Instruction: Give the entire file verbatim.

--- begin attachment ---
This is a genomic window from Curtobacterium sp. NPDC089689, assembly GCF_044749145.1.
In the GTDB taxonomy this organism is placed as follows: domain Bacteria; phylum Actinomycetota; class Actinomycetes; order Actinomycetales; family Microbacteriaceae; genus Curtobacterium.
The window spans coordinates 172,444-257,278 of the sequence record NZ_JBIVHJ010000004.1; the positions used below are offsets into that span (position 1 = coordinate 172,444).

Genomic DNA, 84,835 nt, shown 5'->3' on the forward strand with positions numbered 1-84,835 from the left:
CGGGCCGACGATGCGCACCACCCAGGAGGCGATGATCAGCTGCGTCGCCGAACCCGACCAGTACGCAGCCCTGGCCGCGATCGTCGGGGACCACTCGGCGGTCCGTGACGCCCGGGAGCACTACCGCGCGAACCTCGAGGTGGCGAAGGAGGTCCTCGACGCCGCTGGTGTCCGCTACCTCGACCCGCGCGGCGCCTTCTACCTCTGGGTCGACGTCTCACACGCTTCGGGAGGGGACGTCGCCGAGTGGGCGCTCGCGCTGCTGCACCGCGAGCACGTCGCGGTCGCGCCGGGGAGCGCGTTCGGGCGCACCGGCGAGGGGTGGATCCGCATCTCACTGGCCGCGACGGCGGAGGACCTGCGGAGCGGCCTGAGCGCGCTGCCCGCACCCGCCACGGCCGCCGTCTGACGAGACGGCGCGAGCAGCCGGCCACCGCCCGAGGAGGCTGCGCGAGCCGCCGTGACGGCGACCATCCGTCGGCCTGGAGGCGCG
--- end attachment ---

This is a genomic window from Curtobacterium sp. NPDC089689, assembly GCF_044749145.1.
In the GTDB taxonomy this organism is placed as follows: domain Bacteria; phylum Actinomycetota; class Actinomycetes; order Actinomycetales; family Microbacteriaceae; genus Curtobacterium.
The window spans coordinates 172,444-257,278 of the sequence record NZ_JBIVHJ010000004.1; the positions used below are offsets into that span (position 1 = coordinate 172,444).

Genomic DNA, 84,835 nt, shown 5'->3' on the forward strand with positions numbered 1-84,835 from the left:
CGGGCCGACGATGCGCACCACCCAGGAGGCGATGATCAGCTGCGTCGCCGAACCCGACCAGTACGCAGCCCTGGCCGCGATCGTCGGGGACCACTCGGCGGTCCGTGACGCCCGGGAGCACTACCGCGCGAACCTCGAGGTGGCGAAGGAGGTCCTCGACGCCGCTGGTGTCCGCTACCTCGACCCGCGCGGCGCCTTCTACCTCTGGGTCGACGTCTCACACGCTTCGGGAGGGGACGTCGCCGAGTGGGCGCTCGCGCTGCTGCACCGCGAGCACGTCGCGGTCGCGCCGGGGAGCGCGTTCGGGCGCACCGGCGAGGGGTGGATCCGCATCTCACTGGCCGCGACGGCGGAGGACCTGCGGAGCGGCCTGAGCGCGCTGCCCGCACCCGCCACGGCCGCCGTCTGACGAGACGGCGCGAGCAGCCGGCCACCGCCCGAGGAGGCTGCGCGAGCCGCCGTGACGGCGACCATCCGTCGGCCTGGAGGCGCG